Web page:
Here we speculated that the levels of the products of APP processing would already be abnormal in preclinical FAD and differ depending on the underlying mutation: that the carriers of the APPswe mutation would have increased levels of sAPPβ, Aβ38 and Aβ40 as well as decreased levels of sAPPα due to the increased affinity of BACE1 to the mutated APP sequence; that the APParc mutation carriers would have normal sAPPα and sAPPβ levels but decreased levels of Aβ42, and potentially Aβ40 due to fibril formation; and that subjects with the PSEN1 H163Y mutation would also have normal levels of sAPPα and sAPPβ, but decreased levels of Aβ38 as the mutated γ-secretase preferentially produces Aβ40 and Aβ42.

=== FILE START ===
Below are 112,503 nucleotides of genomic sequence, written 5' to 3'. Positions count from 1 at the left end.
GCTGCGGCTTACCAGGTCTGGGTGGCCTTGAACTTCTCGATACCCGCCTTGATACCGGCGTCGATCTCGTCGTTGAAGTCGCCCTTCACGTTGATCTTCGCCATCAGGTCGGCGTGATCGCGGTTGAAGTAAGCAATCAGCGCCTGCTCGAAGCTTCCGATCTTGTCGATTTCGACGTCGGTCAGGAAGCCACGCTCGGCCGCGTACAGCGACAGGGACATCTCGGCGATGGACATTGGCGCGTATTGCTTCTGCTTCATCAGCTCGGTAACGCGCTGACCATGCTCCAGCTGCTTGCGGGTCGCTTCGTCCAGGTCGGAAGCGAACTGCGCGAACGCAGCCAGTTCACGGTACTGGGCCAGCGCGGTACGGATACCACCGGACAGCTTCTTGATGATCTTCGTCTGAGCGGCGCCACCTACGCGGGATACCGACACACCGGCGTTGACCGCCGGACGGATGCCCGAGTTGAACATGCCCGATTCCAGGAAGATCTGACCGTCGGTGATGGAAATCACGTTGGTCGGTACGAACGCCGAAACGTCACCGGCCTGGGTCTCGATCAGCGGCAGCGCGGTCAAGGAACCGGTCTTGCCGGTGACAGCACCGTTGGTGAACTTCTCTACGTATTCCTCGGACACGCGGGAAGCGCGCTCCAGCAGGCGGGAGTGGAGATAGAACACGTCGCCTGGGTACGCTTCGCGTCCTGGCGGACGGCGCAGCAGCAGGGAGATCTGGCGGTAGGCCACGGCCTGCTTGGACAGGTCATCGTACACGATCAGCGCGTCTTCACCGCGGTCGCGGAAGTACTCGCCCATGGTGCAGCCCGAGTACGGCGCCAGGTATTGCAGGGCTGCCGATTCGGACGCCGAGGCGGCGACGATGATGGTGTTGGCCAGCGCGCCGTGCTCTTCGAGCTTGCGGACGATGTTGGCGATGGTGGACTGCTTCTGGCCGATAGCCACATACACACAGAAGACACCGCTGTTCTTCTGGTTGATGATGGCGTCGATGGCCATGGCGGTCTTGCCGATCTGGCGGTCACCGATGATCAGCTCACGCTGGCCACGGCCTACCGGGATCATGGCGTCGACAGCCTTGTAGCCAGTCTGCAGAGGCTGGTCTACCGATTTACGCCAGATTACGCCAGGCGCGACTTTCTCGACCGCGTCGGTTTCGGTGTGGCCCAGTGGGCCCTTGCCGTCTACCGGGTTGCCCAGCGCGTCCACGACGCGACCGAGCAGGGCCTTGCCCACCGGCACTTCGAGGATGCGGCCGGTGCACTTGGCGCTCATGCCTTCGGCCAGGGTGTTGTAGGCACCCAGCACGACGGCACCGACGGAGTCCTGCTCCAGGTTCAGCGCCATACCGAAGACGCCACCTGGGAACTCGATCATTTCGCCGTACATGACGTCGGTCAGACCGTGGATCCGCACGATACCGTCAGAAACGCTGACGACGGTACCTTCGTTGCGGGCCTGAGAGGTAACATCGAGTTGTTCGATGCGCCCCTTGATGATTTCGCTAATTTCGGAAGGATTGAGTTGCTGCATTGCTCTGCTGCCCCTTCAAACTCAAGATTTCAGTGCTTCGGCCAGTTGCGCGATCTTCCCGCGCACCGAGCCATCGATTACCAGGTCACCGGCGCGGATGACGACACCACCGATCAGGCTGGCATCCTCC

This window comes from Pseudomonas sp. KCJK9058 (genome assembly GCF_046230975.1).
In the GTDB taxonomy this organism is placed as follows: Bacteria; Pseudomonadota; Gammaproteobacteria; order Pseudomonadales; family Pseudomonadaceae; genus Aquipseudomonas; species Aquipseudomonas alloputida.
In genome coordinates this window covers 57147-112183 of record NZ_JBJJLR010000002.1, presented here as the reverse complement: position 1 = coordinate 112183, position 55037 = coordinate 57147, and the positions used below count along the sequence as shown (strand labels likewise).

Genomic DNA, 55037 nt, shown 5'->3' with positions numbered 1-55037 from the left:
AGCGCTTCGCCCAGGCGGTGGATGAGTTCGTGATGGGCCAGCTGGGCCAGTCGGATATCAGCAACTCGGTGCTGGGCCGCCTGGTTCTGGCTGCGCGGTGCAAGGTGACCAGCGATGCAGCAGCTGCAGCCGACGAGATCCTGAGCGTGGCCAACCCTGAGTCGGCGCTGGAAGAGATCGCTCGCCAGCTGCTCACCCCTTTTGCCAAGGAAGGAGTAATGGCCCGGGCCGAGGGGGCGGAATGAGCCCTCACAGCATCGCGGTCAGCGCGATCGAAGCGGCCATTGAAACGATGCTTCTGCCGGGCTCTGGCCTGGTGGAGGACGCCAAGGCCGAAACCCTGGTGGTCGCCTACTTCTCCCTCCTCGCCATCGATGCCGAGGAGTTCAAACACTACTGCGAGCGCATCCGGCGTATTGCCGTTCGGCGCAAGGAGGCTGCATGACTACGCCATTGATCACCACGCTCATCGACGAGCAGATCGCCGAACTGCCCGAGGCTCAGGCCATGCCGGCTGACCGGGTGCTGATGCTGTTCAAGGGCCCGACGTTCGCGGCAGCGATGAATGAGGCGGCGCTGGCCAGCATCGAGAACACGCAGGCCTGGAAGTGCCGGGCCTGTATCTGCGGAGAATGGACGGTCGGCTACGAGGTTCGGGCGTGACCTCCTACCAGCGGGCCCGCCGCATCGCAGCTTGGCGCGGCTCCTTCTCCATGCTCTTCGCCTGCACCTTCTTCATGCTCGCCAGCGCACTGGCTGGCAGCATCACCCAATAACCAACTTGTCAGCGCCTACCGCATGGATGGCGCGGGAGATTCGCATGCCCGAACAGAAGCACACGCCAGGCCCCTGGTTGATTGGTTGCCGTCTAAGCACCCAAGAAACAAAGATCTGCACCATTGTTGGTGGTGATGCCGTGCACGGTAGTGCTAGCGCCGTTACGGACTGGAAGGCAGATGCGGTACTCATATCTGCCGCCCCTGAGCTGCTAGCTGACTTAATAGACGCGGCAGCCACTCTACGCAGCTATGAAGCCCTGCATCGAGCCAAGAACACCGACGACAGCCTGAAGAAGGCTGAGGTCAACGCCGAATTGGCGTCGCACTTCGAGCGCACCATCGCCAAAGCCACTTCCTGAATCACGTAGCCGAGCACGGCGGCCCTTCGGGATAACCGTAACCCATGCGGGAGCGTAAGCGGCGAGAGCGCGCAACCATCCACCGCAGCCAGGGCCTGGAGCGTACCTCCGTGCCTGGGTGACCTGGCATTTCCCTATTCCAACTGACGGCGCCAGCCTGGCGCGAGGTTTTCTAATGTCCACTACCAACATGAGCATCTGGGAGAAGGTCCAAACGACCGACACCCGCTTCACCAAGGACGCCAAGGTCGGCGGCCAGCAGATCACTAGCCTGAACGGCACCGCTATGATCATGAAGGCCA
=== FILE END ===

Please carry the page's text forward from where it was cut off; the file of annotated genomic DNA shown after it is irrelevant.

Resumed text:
In the therapeutic sense it was interesting to see whether these hypotheses would be correct or whether we would find evidence of a common pathological aspect of APP processing in carriers of the different FAD mutations.

Finally, we calculated the sAPPβ/sAPPα ratio and the Aβ42/Aβ40 ratio, both of which are of interest as potential biomarkers.

Methods

Study population